19. James Stephenson

    Looking at the pic. You can see Donna thinking, man this is a big check, I should have joined Fannie and Freddie Mac like most other Democrat big wigs and got these kinds of checks defrauding the American people, in the form of bonuses.

    • Cojones

      Except that was happening during Bush’s tenure. Most people overlook that Tarp was signed by Bush before leaving office. And why not, it all went to crap on his watch.

      • James Stephenson

        Don’t forget the Bush Administration wanted to reign that in, but of course, Barney Frank, whose lover also worked there put a stop to that.

        Saying it would hurt minorities, not that he was worried about minorities, just helping his boy toy keep his job.

        • You give way too much power to Barney’s boyfriend to think that he could stop the Deciderer from doing anything.

          MORGENSON: The partnership offices were set up by Fannie Mae across the country to spread the word about [the] good deeds that it did. Now, Newt Gingrich was there on the scene at one of these ribbon-cutting ceremonies in Atlanta. We had of course one incidence where Barney Frank actually helped his partner get a job at Fannie Mae, Herb Moses who was just a graduate of B School out of Amos Tuck in Dartmouth. He was…The red carpet was rolled out for him at Fannie Mae because of course Fannie Mae knew they would have a favor that they could call in because of this hiring. This was the shrewdness of Fannie Mae under Jim Johnson. This was the you know, calculating idea of understanding how Washington worked and how to really profit by it.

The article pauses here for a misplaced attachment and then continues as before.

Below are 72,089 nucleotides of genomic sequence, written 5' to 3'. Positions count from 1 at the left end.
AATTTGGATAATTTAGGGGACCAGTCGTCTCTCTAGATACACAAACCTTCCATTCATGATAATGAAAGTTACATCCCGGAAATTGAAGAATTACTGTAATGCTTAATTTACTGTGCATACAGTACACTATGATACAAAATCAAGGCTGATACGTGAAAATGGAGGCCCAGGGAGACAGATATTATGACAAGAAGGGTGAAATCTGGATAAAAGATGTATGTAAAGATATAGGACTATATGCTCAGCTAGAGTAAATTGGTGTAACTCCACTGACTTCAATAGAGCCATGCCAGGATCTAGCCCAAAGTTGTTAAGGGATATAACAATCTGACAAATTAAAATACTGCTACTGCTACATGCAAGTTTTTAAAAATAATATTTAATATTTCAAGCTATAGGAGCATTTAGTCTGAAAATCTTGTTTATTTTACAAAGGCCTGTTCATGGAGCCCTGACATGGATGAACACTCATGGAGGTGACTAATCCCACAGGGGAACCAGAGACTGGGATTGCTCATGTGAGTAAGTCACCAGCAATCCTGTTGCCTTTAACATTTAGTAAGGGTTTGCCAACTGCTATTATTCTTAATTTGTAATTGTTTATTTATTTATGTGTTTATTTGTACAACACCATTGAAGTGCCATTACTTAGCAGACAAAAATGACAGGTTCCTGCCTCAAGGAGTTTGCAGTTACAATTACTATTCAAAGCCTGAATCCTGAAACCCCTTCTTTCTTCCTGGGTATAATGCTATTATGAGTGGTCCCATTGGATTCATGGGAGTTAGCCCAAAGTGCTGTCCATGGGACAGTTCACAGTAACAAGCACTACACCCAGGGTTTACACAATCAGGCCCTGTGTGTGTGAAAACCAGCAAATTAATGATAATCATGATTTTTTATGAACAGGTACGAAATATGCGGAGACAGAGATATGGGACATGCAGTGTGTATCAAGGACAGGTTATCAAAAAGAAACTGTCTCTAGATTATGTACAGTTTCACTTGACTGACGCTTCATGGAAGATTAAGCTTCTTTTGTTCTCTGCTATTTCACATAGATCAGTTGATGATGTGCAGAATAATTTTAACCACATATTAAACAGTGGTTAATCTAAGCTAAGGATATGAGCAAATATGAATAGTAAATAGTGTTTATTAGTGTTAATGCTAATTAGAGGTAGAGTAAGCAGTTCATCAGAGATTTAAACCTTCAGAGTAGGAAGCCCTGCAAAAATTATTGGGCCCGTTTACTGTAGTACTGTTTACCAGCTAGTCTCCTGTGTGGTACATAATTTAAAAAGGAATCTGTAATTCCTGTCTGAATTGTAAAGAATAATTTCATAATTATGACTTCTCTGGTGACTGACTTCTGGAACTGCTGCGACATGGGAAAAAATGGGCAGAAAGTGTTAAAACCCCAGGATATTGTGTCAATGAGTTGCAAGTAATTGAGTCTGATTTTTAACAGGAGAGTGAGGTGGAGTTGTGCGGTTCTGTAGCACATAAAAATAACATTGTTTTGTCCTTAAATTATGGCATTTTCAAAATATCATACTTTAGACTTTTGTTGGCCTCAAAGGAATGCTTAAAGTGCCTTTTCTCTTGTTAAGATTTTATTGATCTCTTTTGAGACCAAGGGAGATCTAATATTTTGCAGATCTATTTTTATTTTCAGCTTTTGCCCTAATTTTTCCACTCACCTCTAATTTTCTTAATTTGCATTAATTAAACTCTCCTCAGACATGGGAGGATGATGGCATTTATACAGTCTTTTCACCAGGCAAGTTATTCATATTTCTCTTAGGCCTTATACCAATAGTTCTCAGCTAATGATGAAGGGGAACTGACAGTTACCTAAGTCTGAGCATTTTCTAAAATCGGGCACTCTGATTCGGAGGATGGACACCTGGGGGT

“The revelation of Frank’s ex-partner’s job application, made in a new book by New York Times columnist Gretchen Morgenson, suggests a certain coziness to the relationship between Frank and Fannie Mae, if not necessarily an exchange of favors….

          On Tuesday, the GOP-controlled House Financial Services Committee voted along party lines to delay by 15 months the implementation of rules authorizing federal regulation of derivatives. The new rules, part of last year’s Dodd-Frank bill, were intended to bring needed transparency to derivative trading. Among other things, the rules would keep traders from operating solely on credit — that is, from buying murky securities with vast quantities of borrowed money.

          So while Republicans happily invoke Frank as a foil for the failures of Fannie Mae, they quietly strip away new regulations on their own allies in the private financial-services market. Frank’s lack of oversight — of Fannie, and of his own closeness to the agency — shouldn’t distract from more overt lapses in oversight by the House GOP.”

      • James Stephenson

        Surely you are not telling me that they were not lying about the profits? Or the fact that ex-high ranking democrat officials got cushy jobs there that paid well. With bonuses attributed to the bad numbers. If it had been an Enron, most Democrats would have been screaming for their heads, but since it was just the tax payer defrauded, who cares right.

        • Like a George Will?

          “George Will Spreads Some Lies About the Economic Crisis”

          “However, George Will and Co. are determined to blame this disaster on government “compassion” for low-income families.”

          The facts that Will musters to make this case are so obviously off-base that this sort of column would not appear in a serious newspaper. But, Will writes for the Washington Post….

          In other words, the private issuers were very clearly the big actors and Fannie and Freddie were jumping in as a business decision to preserve market share. In other words, it was profit, not government compassion that drove this bubble.